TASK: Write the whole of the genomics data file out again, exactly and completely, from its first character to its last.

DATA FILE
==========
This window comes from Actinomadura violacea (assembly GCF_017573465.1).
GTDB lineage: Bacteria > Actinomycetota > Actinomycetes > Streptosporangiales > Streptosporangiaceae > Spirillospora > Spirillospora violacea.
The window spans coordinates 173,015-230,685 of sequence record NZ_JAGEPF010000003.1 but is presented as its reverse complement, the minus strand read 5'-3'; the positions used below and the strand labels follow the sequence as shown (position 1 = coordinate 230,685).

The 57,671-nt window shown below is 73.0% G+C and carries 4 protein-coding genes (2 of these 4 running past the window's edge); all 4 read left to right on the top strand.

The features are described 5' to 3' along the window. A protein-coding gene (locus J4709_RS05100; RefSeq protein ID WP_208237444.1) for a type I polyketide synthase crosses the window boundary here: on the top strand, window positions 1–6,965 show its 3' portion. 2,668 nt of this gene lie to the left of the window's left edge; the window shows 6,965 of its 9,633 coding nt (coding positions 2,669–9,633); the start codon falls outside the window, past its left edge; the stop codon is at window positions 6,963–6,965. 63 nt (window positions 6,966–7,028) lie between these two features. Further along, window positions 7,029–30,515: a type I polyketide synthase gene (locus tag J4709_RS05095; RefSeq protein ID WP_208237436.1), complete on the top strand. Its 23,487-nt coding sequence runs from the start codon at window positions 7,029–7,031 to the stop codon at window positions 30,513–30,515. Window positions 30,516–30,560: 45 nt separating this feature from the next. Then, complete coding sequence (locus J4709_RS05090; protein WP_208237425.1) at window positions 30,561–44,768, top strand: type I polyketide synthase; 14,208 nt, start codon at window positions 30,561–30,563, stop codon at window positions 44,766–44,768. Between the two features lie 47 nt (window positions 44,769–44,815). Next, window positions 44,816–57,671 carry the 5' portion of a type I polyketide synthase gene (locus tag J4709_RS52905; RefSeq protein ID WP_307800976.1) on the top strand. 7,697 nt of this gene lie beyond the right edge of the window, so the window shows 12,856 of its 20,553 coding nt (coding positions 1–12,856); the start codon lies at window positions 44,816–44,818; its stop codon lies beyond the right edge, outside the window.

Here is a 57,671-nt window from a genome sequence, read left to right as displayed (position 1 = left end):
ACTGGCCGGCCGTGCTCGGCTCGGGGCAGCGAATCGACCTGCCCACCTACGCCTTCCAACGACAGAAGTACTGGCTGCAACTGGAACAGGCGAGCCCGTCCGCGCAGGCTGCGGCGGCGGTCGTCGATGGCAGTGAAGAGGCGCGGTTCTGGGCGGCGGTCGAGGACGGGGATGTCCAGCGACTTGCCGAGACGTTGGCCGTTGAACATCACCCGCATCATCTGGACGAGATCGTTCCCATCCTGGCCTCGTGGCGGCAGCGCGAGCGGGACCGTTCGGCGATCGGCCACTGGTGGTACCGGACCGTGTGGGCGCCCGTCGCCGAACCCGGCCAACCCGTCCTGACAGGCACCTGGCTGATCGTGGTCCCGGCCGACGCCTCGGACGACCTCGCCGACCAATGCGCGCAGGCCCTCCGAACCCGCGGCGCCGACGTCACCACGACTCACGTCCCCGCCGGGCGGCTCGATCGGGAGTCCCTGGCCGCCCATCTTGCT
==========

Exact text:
This window comes from Actinomadura violacea (assembly GCF_017573465.1).
GTDB lineage: Bacteria > Actinomycetota > Actinomycetes > Streptosporangiales > Streptosporangiaceae > Spirillospora > Spirillospora violacea.
The window spans coordinates 173,015-230,685 of sequence record NZ_JAGEPF010000003.1 but is presented as its reverse complement, the minus strand read 5'-3'; the positions used below and the strand labels follow the sequence as shown (position 1 = coordinate 230,685).

The 57,671-nt window shown below is 73.0% G+C and carries 4 protein-coding genes (2 of these 4 running past the window's edge); all 4 read left to right on the top strand.

The features are described 5' to 3' along the window. A protein-coding gene (locus J4709_RS05100; RefSeq protein ID WP_208237444.1) for a type I polyketide synthase crosses the window boundary here: on the top strand, window positions 1–6,965 show its 3' portion. 2,668 nt of this gene lie to the left of the window's left edge; the window shows 6,965 of its 9,633 coding nt (coding positions 2,669–9,633); the start codon falls outside the window, past its left edge; the stop codon is at window positions 6,963–6,965. 63 nt (window positions 6,966–7,028) lie between these two features. Further along, window positions 7,029–30,515: a type I polyketide synthase gene (locus tag J4709_RS05095; RefSeq protein ID WP_208237436.1), complete on the top strand. Its 23,487-nt coding sequence runs from the start codon at window positions 7,029–7,031 to the stop codon at window positions 30,513–30,515. Window positions 30,516–30,560: 45 nt separating this feature from the next. Then, complete coding sequence (locus J4709_RS05090; protein WP_208237425.1) at window positions 30,561–44,768, top strand: type I polyketide synthase; 14,208 nt, start codon at window positions 30,561–30,563, stop codon at window positions 44,766–44,768. Between the two features lie 47 nt (window positions 44,769–44,815). Next, window positions 44,816–57,671 carry the 5' portion of a type I polyketide synthase gene (locus tag J4709_RS52905; RefSeq protein ID WP_307800976.1) on the top strand. 7,697 nt of this gene lie beyond the right edge of the window, so the window shows 12,856 of its 20,553 coding nt (coding positions 1–12,856); the start codon lies at window positions 44,816–44,818; its stop codon lies beyond the right edge, outside the window.

Here is a 57,671-nt window from a genome sequence, read left to right as displayed (position 1 = left end):
ACTGGCCGGCCGTGCTCGGCTCGGGGCAGCGAATCGACCTGCCCACCTACGCCTTCCAACGACAGAAGTACTGGCTGCAACTGGAACAGGCGAGCCCGTCCGCGCAGGCTGCGGCGGCGGTCGTCGATGGCAGTGAAGAGGCGCGGTTCTGGGCGGCGGTCGAGGACGGGGATGTCCAGCGACTTGCCGAGACGTTGGCCGTTGAACATCACCCGCATCATCTGGACGAGATCGTTCCCATCCTGGCCTCGTGGCGGCAGCGCGAGCGGGACCGTTCGGCGATCGGCCACTGGTGGTACCGGACCGTGTGGGCGCCCGTCGCCGAACCCGGCCAACCCGTCCTGACAGGCACCTGGCTGATCGTGGTCCCGGCCGACGCCTCGGACGACCTCGCCGACCAATGCGCGCAGGCCCTCCGAACCCGCGGCGCCGACGTCACCACGACTCACGTCCCCGCCGGGCGGCTCGATCGGGAGTCCCTGGCCGCCCATCTTGCT